Rethinking Amish romances


Weaver-Zurcher's The Thrill of the Chaste leaves readers better informed

By Kathryn Glanzer

If you are an Amish romance fan, please excuse my inexperience. I am by no means an expert in this fast growing genre; I stopped reading Amish romance as a teenager in the 1990s. Recently, however, I have revisited the possibilities of “bonnet books” while discussing the influence of today’s fiction with my 14-year-old daughter, Anna.

This discussion came to a peak when I discovered a teen fantasy vampire book in her backpack. My husband and I forced her to read the first two chapters out loud, followed by a “mature” discussion about how to choose fiction. Feeling very proud of my parenting skills, it all backfired when my daughter pointed out the complete Twilight series still on my bookshelf.

Obviously, there are “better” books available to us for entertaining fiction. Is the solution inspirational fiction? For my daughter, the choice is becoming increasingly difficult. Teen fantasy fiction and Amish romance are certainly not the only two genres available to Christian teenage girls, but they are the most available and fastest growing.

I approached Valerie Weaver-Zercher’s book, The Thrill of the Chaste, expecting a defense for the genre, but found it to be an extensive and fair examination of multiple perspectives. Indeed, it examined why this genre has steadily grown successful. Weaver-Zercher describes her book as a “narrative scholarship”: a marriage of heavy analysis and her own rocky journey with Amish romance. She describes various contributing factors to the genre such as preconceived assumptions about the Amish and the assumed audience. There are interviews with Amish and non-Amish, writers and avid readers, publishers and naysayers. Each is fairly represented and given a voice. I confess to beginning my journey with her book as a naysayer.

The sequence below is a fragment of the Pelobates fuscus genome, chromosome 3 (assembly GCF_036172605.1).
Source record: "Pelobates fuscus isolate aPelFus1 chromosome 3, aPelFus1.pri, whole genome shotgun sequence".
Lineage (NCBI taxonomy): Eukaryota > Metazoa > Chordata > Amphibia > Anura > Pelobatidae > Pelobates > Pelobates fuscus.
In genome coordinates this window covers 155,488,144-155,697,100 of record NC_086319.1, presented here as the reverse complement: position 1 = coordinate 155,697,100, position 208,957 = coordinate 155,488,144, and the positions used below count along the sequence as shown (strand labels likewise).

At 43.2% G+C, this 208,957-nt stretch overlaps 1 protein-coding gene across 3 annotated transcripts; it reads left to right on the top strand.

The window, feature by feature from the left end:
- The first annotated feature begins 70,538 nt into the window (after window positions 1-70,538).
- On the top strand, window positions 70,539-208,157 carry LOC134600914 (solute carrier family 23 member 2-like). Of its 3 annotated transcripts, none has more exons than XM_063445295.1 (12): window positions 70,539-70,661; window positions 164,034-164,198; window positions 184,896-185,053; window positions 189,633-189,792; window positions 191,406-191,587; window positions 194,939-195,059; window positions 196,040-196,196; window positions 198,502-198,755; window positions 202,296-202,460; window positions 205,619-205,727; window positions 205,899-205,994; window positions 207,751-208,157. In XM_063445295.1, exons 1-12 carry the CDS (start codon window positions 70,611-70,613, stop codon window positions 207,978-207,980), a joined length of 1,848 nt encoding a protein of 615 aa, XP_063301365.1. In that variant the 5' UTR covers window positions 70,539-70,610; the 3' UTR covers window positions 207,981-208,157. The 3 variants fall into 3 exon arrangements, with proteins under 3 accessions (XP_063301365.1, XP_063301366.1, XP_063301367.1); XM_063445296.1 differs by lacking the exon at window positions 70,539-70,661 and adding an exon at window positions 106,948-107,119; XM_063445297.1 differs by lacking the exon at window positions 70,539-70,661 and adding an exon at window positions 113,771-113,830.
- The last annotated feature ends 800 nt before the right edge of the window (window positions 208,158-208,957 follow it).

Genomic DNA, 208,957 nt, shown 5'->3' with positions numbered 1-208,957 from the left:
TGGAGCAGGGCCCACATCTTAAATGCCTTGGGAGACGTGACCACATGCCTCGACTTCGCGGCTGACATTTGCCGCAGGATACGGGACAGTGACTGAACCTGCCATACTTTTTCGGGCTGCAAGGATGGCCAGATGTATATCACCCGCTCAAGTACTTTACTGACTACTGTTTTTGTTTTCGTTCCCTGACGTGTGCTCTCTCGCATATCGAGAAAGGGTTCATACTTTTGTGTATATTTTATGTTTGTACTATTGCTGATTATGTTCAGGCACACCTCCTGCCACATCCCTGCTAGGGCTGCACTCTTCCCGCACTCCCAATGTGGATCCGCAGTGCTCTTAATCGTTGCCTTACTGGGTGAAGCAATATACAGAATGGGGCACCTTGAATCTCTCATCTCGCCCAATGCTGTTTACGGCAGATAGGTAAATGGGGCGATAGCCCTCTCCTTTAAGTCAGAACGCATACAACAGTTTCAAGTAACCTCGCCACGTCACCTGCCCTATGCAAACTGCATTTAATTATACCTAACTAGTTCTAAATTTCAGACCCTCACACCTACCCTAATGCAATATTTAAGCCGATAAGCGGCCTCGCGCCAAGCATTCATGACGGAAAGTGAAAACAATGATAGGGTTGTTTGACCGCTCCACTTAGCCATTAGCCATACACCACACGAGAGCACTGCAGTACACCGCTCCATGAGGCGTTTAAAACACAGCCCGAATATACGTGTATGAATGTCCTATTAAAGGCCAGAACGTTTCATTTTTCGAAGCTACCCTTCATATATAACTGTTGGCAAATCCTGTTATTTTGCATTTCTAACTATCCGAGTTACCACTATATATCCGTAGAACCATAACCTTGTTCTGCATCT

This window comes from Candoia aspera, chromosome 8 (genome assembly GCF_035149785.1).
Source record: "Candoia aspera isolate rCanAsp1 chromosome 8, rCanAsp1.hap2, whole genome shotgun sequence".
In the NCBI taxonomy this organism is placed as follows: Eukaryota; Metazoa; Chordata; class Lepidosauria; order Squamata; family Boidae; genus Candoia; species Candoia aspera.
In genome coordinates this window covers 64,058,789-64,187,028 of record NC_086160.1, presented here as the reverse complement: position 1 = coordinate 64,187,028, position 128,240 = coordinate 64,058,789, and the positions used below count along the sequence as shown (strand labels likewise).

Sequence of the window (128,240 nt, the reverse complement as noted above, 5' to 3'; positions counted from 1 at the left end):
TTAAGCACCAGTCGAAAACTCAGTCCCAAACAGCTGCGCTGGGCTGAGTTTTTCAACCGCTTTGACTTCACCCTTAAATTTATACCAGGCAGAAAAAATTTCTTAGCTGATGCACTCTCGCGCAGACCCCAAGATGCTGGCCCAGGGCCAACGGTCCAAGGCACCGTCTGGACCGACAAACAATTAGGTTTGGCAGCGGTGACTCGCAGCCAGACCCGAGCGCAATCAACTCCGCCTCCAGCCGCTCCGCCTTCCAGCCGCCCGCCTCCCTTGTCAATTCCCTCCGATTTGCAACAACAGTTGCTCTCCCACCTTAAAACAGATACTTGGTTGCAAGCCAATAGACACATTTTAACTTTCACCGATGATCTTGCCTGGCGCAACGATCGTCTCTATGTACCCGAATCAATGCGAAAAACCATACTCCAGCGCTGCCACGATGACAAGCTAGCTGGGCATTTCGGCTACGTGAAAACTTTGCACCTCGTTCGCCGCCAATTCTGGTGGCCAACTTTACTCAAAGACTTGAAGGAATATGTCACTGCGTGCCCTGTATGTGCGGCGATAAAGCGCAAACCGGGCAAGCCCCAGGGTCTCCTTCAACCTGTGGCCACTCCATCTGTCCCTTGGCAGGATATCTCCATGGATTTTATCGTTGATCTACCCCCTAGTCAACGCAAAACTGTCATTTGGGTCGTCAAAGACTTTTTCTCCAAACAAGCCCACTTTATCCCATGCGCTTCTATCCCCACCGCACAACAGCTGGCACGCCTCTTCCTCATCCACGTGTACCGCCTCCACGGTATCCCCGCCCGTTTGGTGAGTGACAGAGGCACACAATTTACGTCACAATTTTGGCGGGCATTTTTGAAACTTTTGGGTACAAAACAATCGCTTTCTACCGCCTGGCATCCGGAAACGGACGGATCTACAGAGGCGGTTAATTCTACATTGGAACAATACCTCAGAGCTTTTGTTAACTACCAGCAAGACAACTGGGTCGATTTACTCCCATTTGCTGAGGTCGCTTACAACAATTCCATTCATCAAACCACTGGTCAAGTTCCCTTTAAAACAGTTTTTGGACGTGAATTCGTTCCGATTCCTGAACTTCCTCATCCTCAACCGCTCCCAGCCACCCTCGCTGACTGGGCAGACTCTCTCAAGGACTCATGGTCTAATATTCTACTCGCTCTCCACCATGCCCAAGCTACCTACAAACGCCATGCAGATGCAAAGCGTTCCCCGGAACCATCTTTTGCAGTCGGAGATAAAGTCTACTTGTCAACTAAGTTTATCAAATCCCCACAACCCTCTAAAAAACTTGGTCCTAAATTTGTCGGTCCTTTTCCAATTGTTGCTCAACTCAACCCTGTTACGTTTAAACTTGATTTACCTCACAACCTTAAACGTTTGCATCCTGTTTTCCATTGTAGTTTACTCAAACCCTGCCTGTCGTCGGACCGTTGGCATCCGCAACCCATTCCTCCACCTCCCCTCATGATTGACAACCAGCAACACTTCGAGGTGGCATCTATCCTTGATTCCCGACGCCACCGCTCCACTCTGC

In the end, Weaver-Zercher’s analysis of the genre gives little in way of advice. Readers are left more informed but must decide for themselves what to do with it. I admit to occasionally wanting my daughter to read Amish romance, to be influenced by the “wholesome” and simplified appearance of the Amish lifestyle. The “momma bear” in me agrees our culture is smothering teenage girls with expectations of seductive looks and technological savvy; however, the feminist side of me has difficulty with the dutiful, domestic women of the Amish romance stories.

Nevertheless, Weaver-Zercher has changed my opinion about how I examine the books I read for entertainment. Books ripple through our minds and influence our thoughts. However, I dismissed a whole genre based on one of its attributes (its depiction of women), while making allowances for other genres. In the end, I should examine all books as closely as Weaver-Zercher does—being aware of how books are often designed to feed what an audience wants, not necessarily what it needs.

Weaver-Zercher has made this naysayer reconsider her assumptions. Perhaps this genre deserves another chance. After all, Amish romance is also filled with beautiful lessons of faith and devotion. I have decided to read one with my daughter and see how it ripples through our assumptions. Now…which one?

Katherine Glanzer is a member of the English faculty at Hesston College, a two-year college of Mennonite Church USA that is located in Hesston, Kan. Glanzer is a member of Ebenfeld MB Church, Hillsboro, Kan.


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